|Matthew Henry's Concise Commentary|
30:11-14 The law is not too high for thee. It is not only known afar off; it is not confined to men of learning. It is written in thy books, made plain, so that he who runs may read it. It is in thy mouth, in the tongue commonly used by thee, in which thou mayest hear it read, and talk of it among thy children. It is delivered so that it is level to the understanding of the meanest. This is especially true of the gospel of Christ, to which the apostle applies it. But the word is nigh us, and Christ in that word; so that if we believe with the heart, that the promises of the Messiah are fulfilled in our Lord Jesus, and confess them with our mouth, we then have Christ with us.
Verses 11-14. - The fulfillment of this condition was not impossible or even difficult; for God had done everything to render it easy for them. The commandment of God was not hidden from them; literally, was not wonderful to them; i.e. hard to be understood or to perform (see the use of the Hebrew word in Psalm 131:1; Proverbs 30:18); nor was it far off; it was not in heaven - i.e. though heavenly in its source, it had not remained there, but had been revealed - so that there was no need for any one to say, Who will ascend to heaven, and bring it down to us, that we may hear it, and do it? The idea is not, as Keil suggests, that of "an inaccessible height" which none could scale; nor is it, as suggested by Knobel, that of something "incomprehensible, impracticable, and superhuman;" it is simply a statement of fact that the Law had not been retained in heaven, but had been revealed to men. Nor was this revelation made in some far distant place across the sea, so that any need say, Who will go over the sea for us, and bring it unto us, that we may hear it, and do it? On the contrary, it was very near to them, had been disclosed in words so that they could utter it with their own mouth, converse over it, and ponder it in their hearts (cf. Isaiah 45:19; Jeremiah 23:28; Romans 10:6). In the allusion to the sea, the representation is not that of depth (Targum Jon.), but that of distance.
Gill's Exposition of the Entire Bible
For this commandment which I command thee this day,.... Which the Jews understand of the law, but the Apostle Paul has taught us to interpret it of the word of faith, the Gospel preached by him and other ministers, Romans 10:6; which better suits with the context, and the prophecies before delivered concerning the conversion of the Jews, their reception of the Messiah, and his Gospel:
it is not hidden from thee; being clearly revealed, plainly and fully preached: if hidden from any, it is from them that are lost; from the wise and prudent, while it is revealed to babes, and given to them to know the mysteries of it: or too "wonderful" (q); hard, difficult, and impossible; its doctrines, are not beyond the understanding of an enlightened person; they are all plain to them that understand and find the knowledge of them; and the ordinances of it are not too hard and difficult to be kept; the commandments of Christ are not grievous:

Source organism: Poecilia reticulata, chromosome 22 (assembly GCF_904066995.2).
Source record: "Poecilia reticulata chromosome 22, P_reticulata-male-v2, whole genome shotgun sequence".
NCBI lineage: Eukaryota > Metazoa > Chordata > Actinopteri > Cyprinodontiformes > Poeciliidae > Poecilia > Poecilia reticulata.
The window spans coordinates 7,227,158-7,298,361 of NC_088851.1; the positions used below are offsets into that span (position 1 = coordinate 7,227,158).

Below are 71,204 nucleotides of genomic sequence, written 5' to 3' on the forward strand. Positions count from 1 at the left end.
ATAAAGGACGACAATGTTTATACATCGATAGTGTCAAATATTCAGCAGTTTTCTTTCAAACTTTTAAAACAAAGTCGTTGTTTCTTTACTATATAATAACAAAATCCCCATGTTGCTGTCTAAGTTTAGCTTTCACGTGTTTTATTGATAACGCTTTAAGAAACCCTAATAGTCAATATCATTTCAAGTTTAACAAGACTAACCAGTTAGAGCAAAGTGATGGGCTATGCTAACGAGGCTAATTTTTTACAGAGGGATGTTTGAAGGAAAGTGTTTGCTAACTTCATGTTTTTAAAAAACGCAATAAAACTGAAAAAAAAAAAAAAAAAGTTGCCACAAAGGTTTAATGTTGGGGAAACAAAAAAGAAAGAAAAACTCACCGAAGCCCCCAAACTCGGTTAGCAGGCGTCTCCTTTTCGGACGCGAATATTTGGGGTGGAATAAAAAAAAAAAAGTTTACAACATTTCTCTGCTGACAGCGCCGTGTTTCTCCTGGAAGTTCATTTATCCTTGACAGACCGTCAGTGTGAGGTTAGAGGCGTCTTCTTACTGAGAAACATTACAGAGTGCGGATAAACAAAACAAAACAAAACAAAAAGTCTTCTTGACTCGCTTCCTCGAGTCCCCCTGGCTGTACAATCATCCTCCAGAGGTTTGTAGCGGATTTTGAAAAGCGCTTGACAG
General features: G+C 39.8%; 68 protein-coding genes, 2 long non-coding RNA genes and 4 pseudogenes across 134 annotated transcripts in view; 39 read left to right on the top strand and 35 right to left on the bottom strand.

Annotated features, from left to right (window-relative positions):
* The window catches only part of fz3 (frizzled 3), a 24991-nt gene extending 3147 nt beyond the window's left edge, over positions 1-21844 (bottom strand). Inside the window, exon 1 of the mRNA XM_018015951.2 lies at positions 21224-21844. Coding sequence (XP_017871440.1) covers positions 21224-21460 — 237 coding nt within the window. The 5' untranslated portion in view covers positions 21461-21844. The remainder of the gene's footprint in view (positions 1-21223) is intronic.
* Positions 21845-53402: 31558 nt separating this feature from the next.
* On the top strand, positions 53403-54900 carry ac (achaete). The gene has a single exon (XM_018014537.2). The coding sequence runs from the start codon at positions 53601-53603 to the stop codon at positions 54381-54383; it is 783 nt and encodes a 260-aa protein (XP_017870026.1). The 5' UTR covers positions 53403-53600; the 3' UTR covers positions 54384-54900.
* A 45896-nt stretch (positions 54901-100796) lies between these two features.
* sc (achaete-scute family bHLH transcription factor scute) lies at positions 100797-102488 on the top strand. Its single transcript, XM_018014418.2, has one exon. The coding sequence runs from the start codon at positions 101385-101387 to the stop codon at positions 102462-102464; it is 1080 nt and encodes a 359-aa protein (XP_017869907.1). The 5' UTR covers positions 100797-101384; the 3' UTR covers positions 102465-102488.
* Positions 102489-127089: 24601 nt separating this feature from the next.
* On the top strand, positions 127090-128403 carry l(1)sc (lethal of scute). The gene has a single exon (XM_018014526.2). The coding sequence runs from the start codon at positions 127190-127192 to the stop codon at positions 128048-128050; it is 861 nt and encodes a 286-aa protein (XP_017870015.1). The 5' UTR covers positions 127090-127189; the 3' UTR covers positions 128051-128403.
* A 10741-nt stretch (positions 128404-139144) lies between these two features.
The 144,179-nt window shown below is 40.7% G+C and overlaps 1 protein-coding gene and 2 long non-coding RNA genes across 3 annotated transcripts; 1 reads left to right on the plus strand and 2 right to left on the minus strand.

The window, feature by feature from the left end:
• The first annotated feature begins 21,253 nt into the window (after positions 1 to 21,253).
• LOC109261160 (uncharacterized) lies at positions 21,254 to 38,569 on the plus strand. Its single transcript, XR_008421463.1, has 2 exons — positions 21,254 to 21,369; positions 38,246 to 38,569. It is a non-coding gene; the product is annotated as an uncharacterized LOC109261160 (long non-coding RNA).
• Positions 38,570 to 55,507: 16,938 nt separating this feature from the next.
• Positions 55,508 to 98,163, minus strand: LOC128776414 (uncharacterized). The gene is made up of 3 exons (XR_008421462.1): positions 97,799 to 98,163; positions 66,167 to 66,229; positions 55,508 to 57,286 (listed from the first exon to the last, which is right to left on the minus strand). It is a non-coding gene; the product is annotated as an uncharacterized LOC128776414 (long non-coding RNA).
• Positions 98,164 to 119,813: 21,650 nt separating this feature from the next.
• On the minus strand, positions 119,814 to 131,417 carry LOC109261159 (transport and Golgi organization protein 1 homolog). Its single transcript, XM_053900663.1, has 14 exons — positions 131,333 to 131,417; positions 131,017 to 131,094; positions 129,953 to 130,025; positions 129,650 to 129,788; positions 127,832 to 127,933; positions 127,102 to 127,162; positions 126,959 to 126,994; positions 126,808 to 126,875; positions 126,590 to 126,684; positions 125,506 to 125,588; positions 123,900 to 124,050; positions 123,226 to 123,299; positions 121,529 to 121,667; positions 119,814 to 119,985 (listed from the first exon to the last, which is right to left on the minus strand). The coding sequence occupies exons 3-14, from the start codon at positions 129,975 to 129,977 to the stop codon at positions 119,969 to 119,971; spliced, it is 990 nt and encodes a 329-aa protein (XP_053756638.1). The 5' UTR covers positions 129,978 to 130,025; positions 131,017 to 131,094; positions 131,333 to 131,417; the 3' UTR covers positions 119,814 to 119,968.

neither is it far off; for though it is good, news from a far country, from heaven, it is come down from thence; it is brought nigh in the ministry of the word to the ears and hearts of men.
(q) "mirabile", Montanus, Cocceius.
Jamieson-Fausset-Brown Bible Commentary
De 30:11-14. The Commandment Is Manifest.
11-14. For this commandment … is not hidden … neither is it far off—That law of loving and obeying God, which was the subject of Moses' discourse, was well known to the Israelites. They could not plead ignorance of its existence and requirements. It was not concealed as an impenetrable mystery in heaven, for it had been revealed; nor was it carefully withheld from the people as a dangerous discovery; for the youngest and humblest of them were instructed in those truths, which were subjects of earnest study and research among the wisest and greatest of other nations. They were not under a necessity of undertaking long journeys or distant voyages, as many ancient sages did in quest of knowledge. They enjoyed the peculiar privilege of a familiar acquaintance with it. It was with them a subject of common conversation, engraven on their memories, and frequently explained and inculcated on their hearts. The apostle Paul (Ro 10:6-8) has applied this passage to the Gospel, for the law of Christ is substantially the same as that of Moses, only exhibited more clearly in its spiritual nature and extensive application; and, accompanied with the advantages of Gospel grace, it is practicable and easy.
Deuteronomy 30:11 Parallel Commentaries
Deuteronomy 30:11 NIV
Deuteronomy 30:11 NLT
Deuteronomy 30:11 ESV
Deuteronomy 30:11 NASB
Deuteronomy 30:11 KJV
Bible Hub: Online Parallel Bible